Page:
The big blue tour bus roars up to the entrance of Golden Ring Mall and there's Ed McMahon in front, waving as if he's running for Congress.
Cameras click. Felt-tip pens are readied for autographs. TV news crews scurry into position. The most famous TV sidekick in history steps onto the parking lot and flashes that dazzling, million-dollar smile, and for a brief moment this tired strip of eastern Baltimore County seems transformed into a slice of Beverly Hills.
"How you doing?!" McMahon yells to the crowd of about three dozen there to greet him.
Then he launches into a flurry of genial glad-handing and interview-giving. If there were any babies to be kissed, well, he'd surely buss their little bald heads, too.
The show business legend is here on this fine spring evening to flack his latest business venture, "Ed McMahon's Next Big Star," being billed as the world's largest Internet talent competition.
This is the 29th stop on a grueling 40-day, 40-city bus tour. The idea is this: At each stop, local residents get to perform for the "Next Big Star" crew.
Their performances are professionally taped and then posted on a Web site (www.nextbigstar .com), where anyone with a computer can vote on his or her favorite performer in any of 20 categories.
Every 13 weeks, the winners of the online voting will go on national TV in a final competition hosted by McMahon himself, with the big winners receiving a million bucks in cash and prizes, as well as a huge leg up toward a career in the wonderful world of entertainment.
"Convergence is the big buzzword these days, and we now have the Internet and television converging!" McMahon gushes. "Can you believe I'm in cyberspace now? Pretty soon I'll be up on the Mir!"
Much as he did during his days hosting the syndicated show "Star Search" -- which launched the careers of superstars such as Rosie O'Donnell, Drew Carey, Britney Spears and Martin Lawrence -- McMahon seems positively energized by this latest beating of the bushes for raw talent.
"Did I tell you about the 5-year-old drummer?" he asks a newspaper reporter.
Uh, no. We just met for the first time.
"We're in Norfolk, Va., the other day and one of the performers was this little 5-year-old drummer. You can't even see him over the drums. I asked him how long he'd been playing and he said three years.
"Three years! So he's been playing since he was in a high chair!"
McMahon is asked: Was the kid any good?
"Oh, yeah!" he says. "We're finding some wonderful talent!"
This, it seems, is the essence of what drives McMahon -- who just turned 77, who co-hosted "The Tonight Show with Johnny Carson" for 30 years and has more money than God -- to hit the road for 40 days and visit one antiseptic mall after another to watch an army of would-be Christina Aguileras and Garth Brookses parade to the microphone.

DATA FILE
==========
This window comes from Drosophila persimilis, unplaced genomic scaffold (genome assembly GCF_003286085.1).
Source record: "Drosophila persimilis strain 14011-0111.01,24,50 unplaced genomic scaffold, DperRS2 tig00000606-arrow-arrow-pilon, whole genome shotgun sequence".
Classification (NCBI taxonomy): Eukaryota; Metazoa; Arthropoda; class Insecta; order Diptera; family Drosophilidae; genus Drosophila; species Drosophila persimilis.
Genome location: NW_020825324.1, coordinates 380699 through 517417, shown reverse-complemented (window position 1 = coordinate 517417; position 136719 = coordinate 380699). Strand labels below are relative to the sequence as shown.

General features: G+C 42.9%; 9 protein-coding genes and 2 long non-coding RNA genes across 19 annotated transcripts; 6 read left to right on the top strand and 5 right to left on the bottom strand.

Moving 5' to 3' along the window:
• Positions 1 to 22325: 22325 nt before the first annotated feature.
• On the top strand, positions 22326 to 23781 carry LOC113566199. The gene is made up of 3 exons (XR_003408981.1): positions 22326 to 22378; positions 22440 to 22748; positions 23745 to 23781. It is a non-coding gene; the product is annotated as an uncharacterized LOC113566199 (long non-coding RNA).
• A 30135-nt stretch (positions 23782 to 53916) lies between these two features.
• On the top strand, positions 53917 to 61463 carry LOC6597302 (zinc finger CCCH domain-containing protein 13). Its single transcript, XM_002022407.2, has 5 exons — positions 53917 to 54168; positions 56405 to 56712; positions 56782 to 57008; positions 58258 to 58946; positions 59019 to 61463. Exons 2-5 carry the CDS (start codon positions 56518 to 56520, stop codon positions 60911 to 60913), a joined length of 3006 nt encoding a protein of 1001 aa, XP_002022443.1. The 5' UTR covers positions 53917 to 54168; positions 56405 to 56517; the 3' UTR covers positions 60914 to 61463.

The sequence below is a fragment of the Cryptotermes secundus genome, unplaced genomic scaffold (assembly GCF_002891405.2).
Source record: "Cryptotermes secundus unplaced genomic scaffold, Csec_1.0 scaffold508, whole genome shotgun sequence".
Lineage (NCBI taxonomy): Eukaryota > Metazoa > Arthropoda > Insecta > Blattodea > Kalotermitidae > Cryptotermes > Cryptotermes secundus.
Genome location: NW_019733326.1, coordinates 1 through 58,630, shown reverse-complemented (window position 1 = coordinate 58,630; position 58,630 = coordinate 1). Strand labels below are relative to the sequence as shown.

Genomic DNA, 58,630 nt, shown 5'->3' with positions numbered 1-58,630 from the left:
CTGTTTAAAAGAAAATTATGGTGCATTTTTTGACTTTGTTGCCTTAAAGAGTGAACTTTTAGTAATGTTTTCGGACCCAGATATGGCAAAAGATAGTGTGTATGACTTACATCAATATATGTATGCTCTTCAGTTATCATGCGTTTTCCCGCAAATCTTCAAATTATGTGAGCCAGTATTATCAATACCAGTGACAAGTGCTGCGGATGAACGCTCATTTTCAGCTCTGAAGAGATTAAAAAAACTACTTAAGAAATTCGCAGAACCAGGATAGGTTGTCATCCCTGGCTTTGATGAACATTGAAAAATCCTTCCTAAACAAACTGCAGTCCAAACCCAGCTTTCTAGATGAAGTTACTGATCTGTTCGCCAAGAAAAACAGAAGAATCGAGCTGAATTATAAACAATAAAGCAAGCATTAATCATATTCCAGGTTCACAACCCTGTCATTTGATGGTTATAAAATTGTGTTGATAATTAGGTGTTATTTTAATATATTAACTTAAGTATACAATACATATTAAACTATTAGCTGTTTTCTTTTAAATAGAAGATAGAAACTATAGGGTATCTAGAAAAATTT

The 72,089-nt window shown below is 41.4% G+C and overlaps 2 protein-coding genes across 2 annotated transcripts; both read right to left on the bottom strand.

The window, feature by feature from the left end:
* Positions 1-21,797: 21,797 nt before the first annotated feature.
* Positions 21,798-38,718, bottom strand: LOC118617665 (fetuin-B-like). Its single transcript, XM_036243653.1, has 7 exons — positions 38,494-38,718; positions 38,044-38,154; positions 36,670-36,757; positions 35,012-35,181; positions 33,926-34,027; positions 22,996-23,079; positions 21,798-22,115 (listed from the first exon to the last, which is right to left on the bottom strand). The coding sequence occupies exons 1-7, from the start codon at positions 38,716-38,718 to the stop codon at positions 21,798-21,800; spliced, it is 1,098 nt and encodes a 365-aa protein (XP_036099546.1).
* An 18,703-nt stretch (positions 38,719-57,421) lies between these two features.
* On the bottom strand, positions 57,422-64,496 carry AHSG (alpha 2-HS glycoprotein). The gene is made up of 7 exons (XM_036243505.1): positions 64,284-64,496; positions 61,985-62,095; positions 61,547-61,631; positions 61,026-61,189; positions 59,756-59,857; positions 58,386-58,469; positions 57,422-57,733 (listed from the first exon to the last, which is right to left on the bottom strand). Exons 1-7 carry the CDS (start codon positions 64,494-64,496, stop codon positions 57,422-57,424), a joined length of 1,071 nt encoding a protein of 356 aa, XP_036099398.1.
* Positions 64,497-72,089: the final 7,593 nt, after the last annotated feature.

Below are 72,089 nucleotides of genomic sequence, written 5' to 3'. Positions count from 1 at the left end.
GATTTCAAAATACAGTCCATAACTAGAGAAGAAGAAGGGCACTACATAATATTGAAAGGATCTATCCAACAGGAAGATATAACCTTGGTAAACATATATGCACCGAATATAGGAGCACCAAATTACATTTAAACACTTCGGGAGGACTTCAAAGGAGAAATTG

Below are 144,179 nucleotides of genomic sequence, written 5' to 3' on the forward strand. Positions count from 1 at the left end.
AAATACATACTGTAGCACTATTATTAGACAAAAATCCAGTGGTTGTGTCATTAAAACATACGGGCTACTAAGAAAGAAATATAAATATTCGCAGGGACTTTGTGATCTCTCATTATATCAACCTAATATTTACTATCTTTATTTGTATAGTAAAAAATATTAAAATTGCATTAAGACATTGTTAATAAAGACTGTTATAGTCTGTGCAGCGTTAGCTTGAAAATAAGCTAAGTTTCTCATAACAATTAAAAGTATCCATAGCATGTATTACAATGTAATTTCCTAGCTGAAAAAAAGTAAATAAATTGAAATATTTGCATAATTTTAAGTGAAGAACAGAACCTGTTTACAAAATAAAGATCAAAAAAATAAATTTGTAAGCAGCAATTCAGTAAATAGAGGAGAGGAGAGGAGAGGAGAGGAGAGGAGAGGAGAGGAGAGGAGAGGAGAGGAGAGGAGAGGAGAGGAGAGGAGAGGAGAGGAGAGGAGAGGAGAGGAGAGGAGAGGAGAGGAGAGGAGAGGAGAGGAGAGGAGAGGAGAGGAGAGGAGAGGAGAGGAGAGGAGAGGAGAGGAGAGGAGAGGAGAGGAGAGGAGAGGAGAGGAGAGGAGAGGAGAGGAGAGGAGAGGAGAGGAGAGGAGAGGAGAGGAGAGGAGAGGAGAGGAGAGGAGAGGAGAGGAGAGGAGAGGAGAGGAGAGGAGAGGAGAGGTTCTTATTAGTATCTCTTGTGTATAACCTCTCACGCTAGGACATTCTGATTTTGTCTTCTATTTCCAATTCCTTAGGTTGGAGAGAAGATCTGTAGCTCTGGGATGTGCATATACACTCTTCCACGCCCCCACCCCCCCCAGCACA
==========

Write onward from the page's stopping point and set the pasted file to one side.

You or I look at a little kid wielding drumsticks and see a future member of the high school band, if he doesn't fall in with the wrong crowd and screw up. McMahon looks at the same kid and sees the next Gene Krupa, or Buddy Rich, or Max Weinberg, the fabled longtime drummer for Bruce Springsteen.
If he closes his eyes, McMahon also sees the Wells Fargo trucks backing up to his home every day to unload bags of cash -- this deal, after all, involves the MSN network of Internet services and Microsoft Windows Media technologies.
But that's another issue altogether.
"Should we go inside and see the talent show?" he booms after wrapping up his media interviews.
Everyone in the crowd agrees that's a swell idea, especially because the show is already two hours late. (Part of the "Next Big Star" crew was stuck in traffic on Interstate 95 outside Washington.)
So with mall security leading the way, and a bevy of Golden Ring executives tagging alongside, McMahon heads inside to see if the next Sinbad or Ray Romano is camped out near the food court, just waiting for a chance at the spotlight.
A mall transformed
The Golden Ring Mall, on Rossville Boulevard in the Rosedale area, has seen better days.
Even on a sunny afternoon, it has a sad, worn look to it. Too many vacant storefronts, too many merchants with worried eyes standing in front of their shops with nothing to do except fret about their rent payments and re-fold the sweaters for the 100th time that day.
The customers have gone elsewhere, to the glittering new malls in Towson and Owings Mills, to the Targets and discount retailers in White Marsh. On most days, you could get up a touch football game on either level here and not bump into any shoppers.
Still, when the McMahon entourage sweeps into the stage area, a ripple of electricity goes through the crowd.
By the time the mall closes on this Monday evening, more than 85 people will have signed up to perform over two days; some three dozen, along with various supporters, have been here since sign-ups began two hours earlier.